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Germination Responses of the Invasive Hedge Cactus (Cereus uruguayanus) to Environmental Factors

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Panetta, F. D., Campbell, S., Brooks, S. J., Brazier, D. A. and Chauhan, B. S. (2024) Germination Responses of the Invasive Hedge Cactus (Cereus uruguayanus) to Environmental Factors. Weed Science, 72 (3). pp. 241-246.


Article Link: https://doi.org/10.1017/wsc.2024.10


Hedge cactus (Cereus uruguayanus R. Kiesling; syn.: Cereus hildmannianus K. Schum.) is a columnar cactus that was introduced to Australia as an ornamental plant and has since become invasive in subhumid regions of Queensland and New South Wales. Compared with its congener, queen of the night (Cereus jamacaru DC.), which is currently invasive in both eastern and southern Africa, information on seed biology of C. uruguayanus is lacking. Experiments were conducted to study the effects of alternating day/night temperature, salt stress, water stress, and burial depth on germination and seedling emergence of four seed accessions of C. uruguayanus. Seeds were also subjected to a controlled aging test (CAT) to obtain an estimate of potential persistence under field conditions. The optimum temperature regime for germination of all accessions was 30/20 C. Germination decreased with an increase in sodium chloride (NaCl) concentration, but germination of all accessions (range 26% to 81%) occurred at 160 mM NaCl, indicating very high salt tolerance. Seed germination gradually decreased with an increase in water stress, but germination in all accessions (range 19% to 47%) occurred at –0.8 MPa. Seed viability and dormancy status were unaffected by exposure to salt level (320 mM NaCl) and water (–1.6 MPa) stress under which germination did not occur. Germination responses to all three factors were generally similar to those documented for C. jamacaru. The emergence of C. uruguayanus decreased with an increase in seed burial depth. The highest emergence (43%) was recorded for surface-sown seeds, and emergence was reduced to 0 at a burial depth of 2 cm. CAT results for two seed accessions indicated that seeds of C. uruguayanus are likely to demonstrate extended (>3 yr) persistence under field conditions, a prediction that is supported by evidence that germination of its small (2-mm) seeds is markedly reduced by burial.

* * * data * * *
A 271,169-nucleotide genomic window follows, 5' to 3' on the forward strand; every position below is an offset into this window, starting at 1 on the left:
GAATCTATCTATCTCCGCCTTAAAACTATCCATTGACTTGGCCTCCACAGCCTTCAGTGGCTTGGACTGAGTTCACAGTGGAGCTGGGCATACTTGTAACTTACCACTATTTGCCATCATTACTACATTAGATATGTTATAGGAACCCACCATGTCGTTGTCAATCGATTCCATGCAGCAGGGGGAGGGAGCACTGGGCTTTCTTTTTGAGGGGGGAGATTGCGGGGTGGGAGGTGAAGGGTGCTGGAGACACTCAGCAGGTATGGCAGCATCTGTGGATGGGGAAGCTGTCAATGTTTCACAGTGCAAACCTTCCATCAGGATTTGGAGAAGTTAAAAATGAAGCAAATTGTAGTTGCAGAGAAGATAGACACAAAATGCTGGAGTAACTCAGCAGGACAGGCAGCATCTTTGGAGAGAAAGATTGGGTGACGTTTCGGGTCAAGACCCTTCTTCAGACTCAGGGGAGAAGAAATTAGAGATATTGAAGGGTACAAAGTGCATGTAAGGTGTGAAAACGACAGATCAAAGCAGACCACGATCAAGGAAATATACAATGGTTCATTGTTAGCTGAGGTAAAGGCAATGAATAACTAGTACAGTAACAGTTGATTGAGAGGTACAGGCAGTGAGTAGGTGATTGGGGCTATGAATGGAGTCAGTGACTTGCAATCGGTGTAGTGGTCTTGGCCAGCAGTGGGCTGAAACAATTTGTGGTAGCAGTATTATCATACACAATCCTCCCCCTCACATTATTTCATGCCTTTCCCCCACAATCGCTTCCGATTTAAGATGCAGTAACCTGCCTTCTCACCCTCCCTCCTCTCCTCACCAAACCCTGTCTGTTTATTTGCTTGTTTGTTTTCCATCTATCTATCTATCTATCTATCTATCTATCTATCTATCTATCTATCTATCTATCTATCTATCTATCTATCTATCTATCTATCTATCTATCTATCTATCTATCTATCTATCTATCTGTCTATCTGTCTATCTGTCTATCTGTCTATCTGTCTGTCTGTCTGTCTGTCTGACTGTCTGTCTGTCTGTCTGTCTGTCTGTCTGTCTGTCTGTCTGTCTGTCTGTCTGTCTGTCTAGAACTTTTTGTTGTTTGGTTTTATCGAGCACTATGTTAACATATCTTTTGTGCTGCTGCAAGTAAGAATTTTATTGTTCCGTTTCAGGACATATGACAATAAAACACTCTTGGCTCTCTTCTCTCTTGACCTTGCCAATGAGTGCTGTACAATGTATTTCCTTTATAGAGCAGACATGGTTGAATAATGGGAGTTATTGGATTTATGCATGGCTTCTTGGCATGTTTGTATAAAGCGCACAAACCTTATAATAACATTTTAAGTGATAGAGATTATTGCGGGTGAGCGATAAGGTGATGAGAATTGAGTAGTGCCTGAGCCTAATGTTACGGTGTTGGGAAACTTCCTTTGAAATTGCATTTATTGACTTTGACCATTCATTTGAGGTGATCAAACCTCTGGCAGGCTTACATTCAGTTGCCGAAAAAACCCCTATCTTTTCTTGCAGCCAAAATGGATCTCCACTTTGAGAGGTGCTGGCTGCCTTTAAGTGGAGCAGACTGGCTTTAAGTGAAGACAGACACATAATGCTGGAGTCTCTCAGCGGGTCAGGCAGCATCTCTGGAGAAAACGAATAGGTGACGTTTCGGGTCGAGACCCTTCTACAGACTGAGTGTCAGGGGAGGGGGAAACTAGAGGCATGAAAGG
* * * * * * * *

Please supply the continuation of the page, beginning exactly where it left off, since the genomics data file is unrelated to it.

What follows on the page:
Item Type:Article
Corporate Creators:Department of Agriculture and Fisheries, Queensland
Business groups:Biosecurity Queensland
Keywords:controlled aging test salt stress temperature water stress
Subjects:Science > Invasive Species > Plants > Weed ecology
Agriculture > Agriculture (General) > Agriculture and the environment
Agriculture > Agriculture (General) > Agricultural meteorology. Crops and climate
Agriculture > Agriculture (General) > Conservation of natural resources
Plant pests and diseases > Weeds, parasitic plants etc
Live Archive:19 Jun 2024 01:24
Last Modified:19 Jun 2024 02:52

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